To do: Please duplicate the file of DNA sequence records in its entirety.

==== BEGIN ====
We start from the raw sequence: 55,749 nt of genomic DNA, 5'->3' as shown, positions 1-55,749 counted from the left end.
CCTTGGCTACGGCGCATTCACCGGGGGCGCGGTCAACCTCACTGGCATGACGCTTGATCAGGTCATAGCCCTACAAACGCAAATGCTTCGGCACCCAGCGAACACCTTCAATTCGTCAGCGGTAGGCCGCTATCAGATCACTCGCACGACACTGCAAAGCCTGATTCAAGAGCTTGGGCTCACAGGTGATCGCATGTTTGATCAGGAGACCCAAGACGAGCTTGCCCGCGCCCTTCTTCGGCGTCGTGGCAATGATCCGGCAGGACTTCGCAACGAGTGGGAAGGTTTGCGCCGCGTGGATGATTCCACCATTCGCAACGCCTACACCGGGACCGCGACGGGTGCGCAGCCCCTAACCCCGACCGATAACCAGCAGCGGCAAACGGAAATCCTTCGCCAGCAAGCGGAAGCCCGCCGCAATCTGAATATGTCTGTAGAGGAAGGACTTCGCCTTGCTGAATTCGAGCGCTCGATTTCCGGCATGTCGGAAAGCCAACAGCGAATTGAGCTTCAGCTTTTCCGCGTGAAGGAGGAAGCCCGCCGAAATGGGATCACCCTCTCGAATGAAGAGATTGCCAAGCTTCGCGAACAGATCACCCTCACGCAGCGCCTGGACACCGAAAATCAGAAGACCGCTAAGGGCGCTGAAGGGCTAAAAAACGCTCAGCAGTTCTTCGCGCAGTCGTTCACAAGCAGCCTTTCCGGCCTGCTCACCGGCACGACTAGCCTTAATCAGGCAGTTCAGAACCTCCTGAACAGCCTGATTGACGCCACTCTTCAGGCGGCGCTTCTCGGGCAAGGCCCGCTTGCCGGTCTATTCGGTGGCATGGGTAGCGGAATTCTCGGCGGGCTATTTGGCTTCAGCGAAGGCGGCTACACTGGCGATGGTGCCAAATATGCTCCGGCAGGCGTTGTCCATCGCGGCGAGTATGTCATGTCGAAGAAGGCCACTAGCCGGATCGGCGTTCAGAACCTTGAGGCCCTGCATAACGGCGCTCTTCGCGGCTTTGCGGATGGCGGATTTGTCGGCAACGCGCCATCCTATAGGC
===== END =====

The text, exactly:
We start from the raw sequence: 55,749 nt of genomic DNA, 5'->3' as shown, positions 1-55,749 counted from the left end.
CCTTGGCTACGGCGCATTCACCGGGGGCGCGGTCAACCTCACTGGCATGACGCTTGATCAGGTCATAGCCCTACAAACGCAAATGCTTCGGCACCCAGCGAACACCTTCAATTCGTCAGCGGTAGGCCGCTATCAGATCACTCGCACGACACTGCAAAGCCTGATTCAAGAGCTTGGGCTCACAGGTGATCGCATGTTTGATCAGGAGACCCAAGACGAGCTTGCCCGCGCCCTTCTTCGGCGTCGTGGCAATGATCCGGCAGGACTTCGCAACGAGTGGGAAGGTTTGCGCCGCGTGGATGATTCCACCATTCGCAACGCCTACACCGGGACCGCGACGGGTGCGCAGCCCCTAACCCCGACCGATAACCAGCAGCGGCAAACGGAAATCCTTCGCCAGCAAGCGGAAGCCCGCCGCAATCTGAATATGTCTGTAGAGGAAGGACTTCGCCTTGCTGAATTCGAGCGCTCGATTTCCGGCATGTCGGAAAGCCAACAGCGAATTGAGCTTCAGCTTTTCCGCGTGAAGGAGGAAGCCCGCCGAAATGGGATCACCCTCTCGAATGAAGAGATTGCCAAGCTTCGCGAACAGATCACCCTCACGCAGCGCCTGGACACCGAAAATCAGAAGACCGCTAAGGGCGCTGAAGGGCTAAAAAACGCTCAGCAGTTCTTCGCGCAGTCGTTCACAAGCAGCCTTTCCGGCCTGCTCACCGGCACGACTAGCCTTAATCAGGCAGTTCAGAACCTCCTGAACAGCCTGATTGACGCCACTCTTCAGGCGGCGCTTCTCGGGCAAGGCCCGCTTGCCGGTCTATTCGGTGGCATGGGTAGCGGAATTCTCGGCGGGCTATTTGGCTTCAGCGAAGGCGGCTACACTGGCGATGGTGCCAAATATGCTCCGGCAGGCGTTGTCCATCGCGGCGAGTATGTCATGTCGAAGAAGGCCACTAGCCGGATCGGCGTTCAGAACCTTGAGGCCCTGCATAACGGCGCTCTTCGCGGCTTTGCGGATGGCGGATTTGTCGGCAACGCGCCATCCTATAGGC